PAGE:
Fulani herdsmen, most of whom are Muslim, have been responsible for the most killings as of late, having murdered an estimated 1,909 Christians in the first 200 days of 2021.
“The silence of the federal government only feeds the ugly beast of complicity in the deeds of these evil people who have suspended the future of entire generations of our children,” Kukah wrote in his Christmas message.
“Every day, we hear of failure of intelligence, yet, those experts who provide intelligence claim that they have always done their duty diligently and efficiently. Does the President of the Federal Republic of Nigeria not believe that he owes parents and citizens answers as to where our children are and when they are coming home? Does the President of Nigeria not owe us an explanation and answers as to when the abductions, kidnappings, brutality, senseless, and endless massacres of our citizens will end?”
In February 2020, Kukah celebrated Mass for the funeral of Michael Nnadi, an 18-year-old seminarian who was kidnapped, held for ransom, and killed by Muslim gunmen. According to one of his kidnappers, Nnadi was not afraid to proclaim his Catholic faith to them, and would not stop telling the kidnappers that they needed to repent of their evil ways.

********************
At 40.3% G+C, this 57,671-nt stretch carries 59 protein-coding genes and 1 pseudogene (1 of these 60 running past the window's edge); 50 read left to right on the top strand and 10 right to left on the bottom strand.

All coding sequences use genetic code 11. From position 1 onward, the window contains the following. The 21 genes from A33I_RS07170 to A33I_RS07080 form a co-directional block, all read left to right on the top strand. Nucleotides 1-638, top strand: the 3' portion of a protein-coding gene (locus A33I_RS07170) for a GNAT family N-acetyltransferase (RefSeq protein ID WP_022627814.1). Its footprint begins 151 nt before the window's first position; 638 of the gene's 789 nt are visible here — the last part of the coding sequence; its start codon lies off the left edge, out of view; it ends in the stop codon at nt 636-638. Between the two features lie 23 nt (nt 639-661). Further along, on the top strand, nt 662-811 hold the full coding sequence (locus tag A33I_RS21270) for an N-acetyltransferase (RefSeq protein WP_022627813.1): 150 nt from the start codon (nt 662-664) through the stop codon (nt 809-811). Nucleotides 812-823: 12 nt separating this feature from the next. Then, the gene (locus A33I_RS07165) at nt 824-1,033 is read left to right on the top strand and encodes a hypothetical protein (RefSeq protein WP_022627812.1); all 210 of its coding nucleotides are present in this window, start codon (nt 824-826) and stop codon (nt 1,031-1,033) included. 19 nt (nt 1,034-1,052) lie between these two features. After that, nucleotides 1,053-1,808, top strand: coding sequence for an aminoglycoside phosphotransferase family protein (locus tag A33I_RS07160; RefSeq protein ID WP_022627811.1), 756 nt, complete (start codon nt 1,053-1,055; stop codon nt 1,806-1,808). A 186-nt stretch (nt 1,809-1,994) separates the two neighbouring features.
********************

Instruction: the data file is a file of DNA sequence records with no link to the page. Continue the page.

During Nnadi’s funeral, Kukah decried the insecurity and violence that has taken place under Buhari, and expressed the hope that Michael’s death would become a turning point for Christian persecution in Africa’s most populous nation.
He said he hopes Michael’s example, and his martyrdom, will inspire an army of young people to follow in his footsteps.
Kukah said at the time: “We will march on with the cross of Christ entrusted to us, not in agony or pain, because our salvation lies in your cross. We have no vengeance or bitterness in our hearts. We have no drop of sorrow inside us. We are honored that our son has been summoned to receive the crown of martyrdom at the infancy of his journey to the priesthood.”
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